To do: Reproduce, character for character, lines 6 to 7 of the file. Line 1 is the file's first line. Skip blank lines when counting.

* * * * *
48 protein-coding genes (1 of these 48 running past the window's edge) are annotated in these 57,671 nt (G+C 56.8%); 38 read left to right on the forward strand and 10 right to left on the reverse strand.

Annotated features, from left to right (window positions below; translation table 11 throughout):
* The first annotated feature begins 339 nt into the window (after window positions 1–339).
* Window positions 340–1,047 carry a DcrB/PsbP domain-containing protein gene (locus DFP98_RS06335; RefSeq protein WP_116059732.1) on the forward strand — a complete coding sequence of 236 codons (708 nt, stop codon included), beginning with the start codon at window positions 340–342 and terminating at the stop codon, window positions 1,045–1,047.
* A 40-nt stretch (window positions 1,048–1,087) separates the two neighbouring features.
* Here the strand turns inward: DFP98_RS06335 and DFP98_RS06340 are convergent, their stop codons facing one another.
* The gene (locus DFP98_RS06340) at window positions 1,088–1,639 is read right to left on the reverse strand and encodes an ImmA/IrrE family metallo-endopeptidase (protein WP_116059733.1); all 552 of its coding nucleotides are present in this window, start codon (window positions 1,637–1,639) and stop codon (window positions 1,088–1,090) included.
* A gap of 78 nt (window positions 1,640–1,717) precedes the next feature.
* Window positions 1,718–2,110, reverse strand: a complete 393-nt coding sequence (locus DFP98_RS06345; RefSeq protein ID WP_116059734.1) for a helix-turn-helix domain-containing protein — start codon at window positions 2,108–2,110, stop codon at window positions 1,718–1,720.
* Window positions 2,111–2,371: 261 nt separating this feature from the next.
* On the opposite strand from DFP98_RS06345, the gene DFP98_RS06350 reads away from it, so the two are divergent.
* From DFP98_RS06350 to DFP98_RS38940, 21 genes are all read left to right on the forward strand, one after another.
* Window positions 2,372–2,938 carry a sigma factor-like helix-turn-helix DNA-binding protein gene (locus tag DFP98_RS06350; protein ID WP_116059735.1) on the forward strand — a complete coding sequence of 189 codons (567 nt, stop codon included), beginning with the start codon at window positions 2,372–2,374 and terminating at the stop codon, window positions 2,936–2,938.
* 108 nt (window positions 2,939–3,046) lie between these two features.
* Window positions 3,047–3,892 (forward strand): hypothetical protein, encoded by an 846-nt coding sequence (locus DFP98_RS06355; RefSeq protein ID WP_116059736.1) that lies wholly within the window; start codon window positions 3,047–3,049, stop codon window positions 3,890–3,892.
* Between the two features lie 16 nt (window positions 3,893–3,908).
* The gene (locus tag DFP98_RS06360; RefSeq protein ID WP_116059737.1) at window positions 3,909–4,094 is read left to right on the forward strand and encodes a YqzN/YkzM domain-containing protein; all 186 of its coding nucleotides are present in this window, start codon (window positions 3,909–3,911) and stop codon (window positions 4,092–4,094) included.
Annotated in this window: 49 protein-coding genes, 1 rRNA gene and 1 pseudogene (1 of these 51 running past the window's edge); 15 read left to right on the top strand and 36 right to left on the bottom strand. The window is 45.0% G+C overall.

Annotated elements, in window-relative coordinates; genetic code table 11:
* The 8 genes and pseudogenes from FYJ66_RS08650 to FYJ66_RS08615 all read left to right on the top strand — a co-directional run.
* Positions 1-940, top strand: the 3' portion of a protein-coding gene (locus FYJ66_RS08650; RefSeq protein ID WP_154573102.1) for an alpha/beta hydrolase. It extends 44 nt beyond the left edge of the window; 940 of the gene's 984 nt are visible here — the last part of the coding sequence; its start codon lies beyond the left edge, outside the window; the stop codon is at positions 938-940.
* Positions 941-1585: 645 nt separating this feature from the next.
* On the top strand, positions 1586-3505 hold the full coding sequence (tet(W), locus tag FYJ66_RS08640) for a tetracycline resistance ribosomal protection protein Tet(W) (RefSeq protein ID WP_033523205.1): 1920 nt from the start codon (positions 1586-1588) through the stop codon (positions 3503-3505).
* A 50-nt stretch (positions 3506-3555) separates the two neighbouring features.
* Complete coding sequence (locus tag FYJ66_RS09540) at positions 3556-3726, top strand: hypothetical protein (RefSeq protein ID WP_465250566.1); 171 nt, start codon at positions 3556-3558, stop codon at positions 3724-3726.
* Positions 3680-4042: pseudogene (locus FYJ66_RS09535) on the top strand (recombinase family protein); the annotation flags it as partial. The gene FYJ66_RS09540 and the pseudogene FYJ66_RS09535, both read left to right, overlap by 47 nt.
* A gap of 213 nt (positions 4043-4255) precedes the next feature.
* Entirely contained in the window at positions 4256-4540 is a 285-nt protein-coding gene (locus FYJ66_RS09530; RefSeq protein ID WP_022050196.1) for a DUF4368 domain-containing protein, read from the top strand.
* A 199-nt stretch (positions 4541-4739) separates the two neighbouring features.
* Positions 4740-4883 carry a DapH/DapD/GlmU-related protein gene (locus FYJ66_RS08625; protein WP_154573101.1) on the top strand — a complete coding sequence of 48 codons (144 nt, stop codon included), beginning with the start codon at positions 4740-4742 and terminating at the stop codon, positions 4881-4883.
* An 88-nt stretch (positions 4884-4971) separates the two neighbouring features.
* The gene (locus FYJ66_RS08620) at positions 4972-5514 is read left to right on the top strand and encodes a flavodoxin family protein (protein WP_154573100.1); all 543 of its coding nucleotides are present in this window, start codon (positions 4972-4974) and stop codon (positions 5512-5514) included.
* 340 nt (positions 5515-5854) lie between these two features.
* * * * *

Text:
* Here the strand turns inward: DFP98_RS06335 and DFP98_RS06340 are convergent, their stop codons facing one another.
* The gene (locus DFP98_RS06340) at window positions 1,088–1,639 is read right to left on the reverse strand and encodes an ImmA/IrrE family metallo-endopeptidase (protein WP_116059733.1); all 552 of its coding nucleotides are present in this window, start codon (window positions 1,637–1,639) and stop codon (window positions 1,088–1,090) included.